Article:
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Gdansk port in a storm

THE SMILING FACE and bushy moustache of Lech Walesa, the former president of Poland and Nobel Peace Prize winner, will be one of those in line to greet Giovanni Trapattoni and his Ireland team when they run out onto the pitch to face the might of Spain in just 56 days time here in Gdansk.

Changed times since Trapattoni's first visit to this famous port city, just under 30 years ago, when he managed Juventus and had to cope with a tricky situation, and also effectively battle the whole Polish nation, just to get a result on the football field.

Trap's Juve played Lechia Gdansk in the Cup Winners’ Cup in September 1983 and had to come from 2-1 down to win 3-2 on what was a very testing night for a Juve side packed with stars like Boniek and Platini, as Poland was in a state of upheaval since the ending of the state of martial law, imposed by the communist authorities to smother the Solidarity movement, just two months before Juve's visit.

Walesa was smuggled into the stadium and popped up in the stands along with the 40,000 fans – like an on-the-run Michael Collins sneaking into an All-Ireland final, and the crowd began chanting for Walesa and for the Gdansk side – even though the stadium authorities turned up the music on the PA to drown out their anti-government chants, all of that making for a fascinating backdrop for a worried Trapattoni.

No matter what went on in 1983, 2012 will see Walesa and his city welcome Ireland here next June – Walesa is one of the public faces of the tournament here and was honoured to be given his tournament ID card with the number 00001.

Gdansk is a real home from home for Spain – with a logistical situation that Ukraine-bound teams like England can only envy due to their horrendous travel schedule. The Spanish will play all three of their group games in Gdansk and their team base is close by, in Gniewino, a spot that was being lined up for use by Ireland if the Spanish didn't want it.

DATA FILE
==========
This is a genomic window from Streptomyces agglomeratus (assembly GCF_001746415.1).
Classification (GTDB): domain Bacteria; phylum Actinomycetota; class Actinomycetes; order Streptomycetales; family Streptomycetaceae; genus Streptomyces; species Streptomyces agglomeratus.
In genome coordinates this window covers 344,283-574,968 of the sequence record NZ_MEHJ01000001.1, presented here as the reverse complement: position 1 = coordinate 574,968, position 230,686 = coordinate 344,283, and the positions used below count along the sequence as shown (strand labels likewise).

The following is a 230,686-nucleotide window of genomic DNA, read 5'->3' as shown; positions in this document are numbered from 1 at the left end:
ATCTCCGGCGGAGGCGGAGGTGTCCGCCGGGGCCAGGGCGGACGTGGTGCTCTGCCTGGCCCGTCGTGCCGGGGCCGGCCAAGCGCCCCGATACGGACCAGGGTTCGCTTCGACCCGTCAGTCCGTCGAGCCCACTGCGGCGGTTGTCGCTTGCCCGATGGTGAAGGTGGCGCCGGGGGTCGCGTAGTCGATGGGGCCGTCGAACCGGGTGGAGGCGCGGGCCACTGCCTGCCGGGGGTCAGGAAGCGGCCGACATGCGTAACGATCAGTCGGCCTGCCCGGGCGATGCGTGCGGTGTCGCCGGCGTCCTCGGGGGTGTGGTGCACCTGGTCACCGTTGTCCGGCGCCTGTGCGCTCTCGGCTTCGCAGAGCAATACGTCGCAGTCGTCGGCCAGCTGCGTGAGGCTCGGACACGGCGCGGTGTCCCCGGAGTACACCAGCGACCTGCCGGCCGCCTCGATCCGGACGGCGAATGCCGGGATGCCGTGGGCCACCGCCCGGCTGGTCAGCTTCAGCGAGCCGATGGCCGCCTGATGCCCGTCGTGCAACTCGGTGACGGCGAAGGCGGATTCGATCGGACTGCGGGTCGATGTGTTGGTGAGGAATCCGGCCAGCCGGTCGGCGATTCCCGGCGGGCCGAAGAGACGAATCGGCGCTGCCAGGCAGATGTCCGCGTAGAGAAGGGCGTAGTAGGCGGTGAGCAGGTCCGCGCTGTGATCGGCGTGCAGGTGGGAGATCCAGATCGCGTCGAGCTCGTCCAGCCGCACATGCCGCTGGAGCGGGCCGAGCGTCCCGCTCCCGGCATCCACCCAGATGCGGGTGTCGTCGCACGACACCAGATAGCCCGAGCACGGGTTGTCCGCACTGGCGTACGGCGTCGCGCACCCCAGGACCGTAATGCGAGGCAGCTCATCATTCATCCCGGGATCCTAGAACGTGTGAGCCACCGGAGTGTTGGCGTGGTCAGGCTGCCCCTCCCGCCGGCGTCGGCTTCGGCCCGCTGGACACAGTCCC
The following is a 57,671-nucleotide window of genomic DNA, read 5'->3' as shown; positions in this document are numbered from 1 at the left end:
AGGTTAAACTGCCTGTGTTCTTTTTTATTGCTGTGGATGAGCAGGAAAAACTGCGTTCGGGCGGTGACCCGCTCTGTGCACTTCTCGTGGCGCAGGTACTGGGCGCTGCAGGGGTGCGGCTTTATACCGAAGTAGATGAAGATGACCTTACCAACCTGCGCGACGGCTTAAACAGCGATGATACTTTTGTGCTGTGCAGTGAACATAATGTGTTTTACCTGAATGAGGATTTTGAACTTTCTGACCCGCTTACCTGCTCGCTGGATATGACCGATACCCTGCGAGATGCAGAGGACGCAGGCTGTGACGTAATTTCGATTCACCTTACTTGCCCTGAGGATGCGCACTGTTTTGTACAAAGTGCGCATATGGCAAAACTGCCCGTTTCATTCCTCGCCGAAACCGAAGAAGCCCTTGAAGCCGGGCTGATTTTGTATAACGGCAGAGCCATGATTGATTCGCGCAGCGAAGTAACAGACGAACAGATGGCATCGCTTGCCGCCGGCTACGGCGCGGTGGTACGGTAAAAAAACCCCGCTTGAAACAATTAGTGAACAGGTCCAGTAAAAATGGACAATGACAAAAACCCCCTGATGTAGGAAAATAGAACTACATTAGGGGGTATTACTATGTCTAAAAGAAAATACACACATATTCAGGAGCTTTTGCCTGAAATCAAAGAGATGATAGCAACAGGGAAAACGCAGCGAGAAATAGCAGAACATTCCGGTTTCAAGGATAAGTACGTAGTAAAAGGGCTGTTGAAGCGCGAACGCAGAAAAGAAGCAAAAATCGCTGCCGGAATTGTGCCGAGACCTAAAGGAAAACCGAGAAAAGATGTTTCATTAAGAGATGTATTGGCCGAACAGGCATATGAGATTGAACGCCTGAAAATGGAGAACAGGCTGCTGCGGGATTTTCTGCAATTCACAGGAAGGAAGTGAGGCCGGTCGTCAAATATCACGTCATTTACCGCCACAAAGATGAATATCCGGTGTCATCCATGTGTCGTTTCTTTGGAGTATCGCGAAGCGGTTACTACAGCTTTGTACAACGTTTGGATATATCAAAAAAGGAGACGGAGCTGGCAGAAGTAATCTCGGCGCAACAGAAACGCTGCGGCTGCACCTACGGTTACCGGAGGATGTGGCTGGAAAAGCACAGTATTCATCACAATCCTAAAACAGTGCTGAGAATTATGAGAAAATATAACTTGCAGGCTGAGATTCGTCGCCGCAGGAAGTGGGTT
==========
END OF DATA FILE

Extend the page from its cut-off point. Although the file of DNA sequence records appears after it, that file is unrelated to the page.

Ireland will feel at home in the match stadium here, the 50,000 capacity PGE Arena, as it's the home ground of top flight side Lechia Gdansk, who wear green and white.

Healthy

Workers are still putting the finishing touches to the stadium, which is also open for business as Lechia are playing their home games here at the moment. It shows as the playing surface looks less than healthy, though the pitch will be torn up and relaid in time for the Euros.

The place will also welcome the Irish players and supporters. A fan zone in the city centre is being built which can accommodate up to 50,000 of the fans who can't get tickets for the games, and they are expecting a large Irish presence – estimates from Ireland indicate that around 20,000 Ireland fans will travel but city officials told the Evening Herald today that they are predicting an influx of 35,000 Ireland fans.

Many of those will of course be travelling without tickets in the hope that tickets turn up on the day, and that is a gamble many are willing to take, hoping that Poles in possession of match tickets will be keen to sell them. The local authorities here insisted that when the first batch of tickets were put on sale, 2,000 were set aside exclusively for residents of Gdansk.

The Spain-Italy game here is the one that they all want to see so Poles who have tickets, and who are not that fussed about seeing Sean St Ledger and Stephen Ward, may opt to sell them close to the match date of June 14, though a scan of the small ads in the local media here today has no sign of tickets already being offered for sale.

With reasonably-priced food and beer – around €3 for a pizza in some joints and under €2 for a pint – the fans who come here won't be hit too hard on the wallet, and there are reports that the initial flurry of price rises by hoteliers has calmed down and beds in and around Gdansk are on offer in June for the usual summer rate, so no sign of 1000pc price hikes.

Sightseeing and museum trips are usually low on the list of priorities for travelling football fans, but there's plenty in and around Gdansk which would deserve a visit by Irish supporters.

The famous Gdansk Shipyards, where the Solidarity movement began to shake up the communist system, offers tours and is worth seeing and some Irish fans may even end up sleeping there as a 5,000 capacity campsite will be opened on the grounds of the shiywards.

And Westerplatte, where the first shots of the Second World War were fired, is also a short trip away from Gdansk and Ireland fans could well take a break from the boozing for a few hours to check out one of the most important sites in Polish history and then head back to Gdansk for the clash with Spain which will be the biggest game of their lives for most of the Ireland squad.


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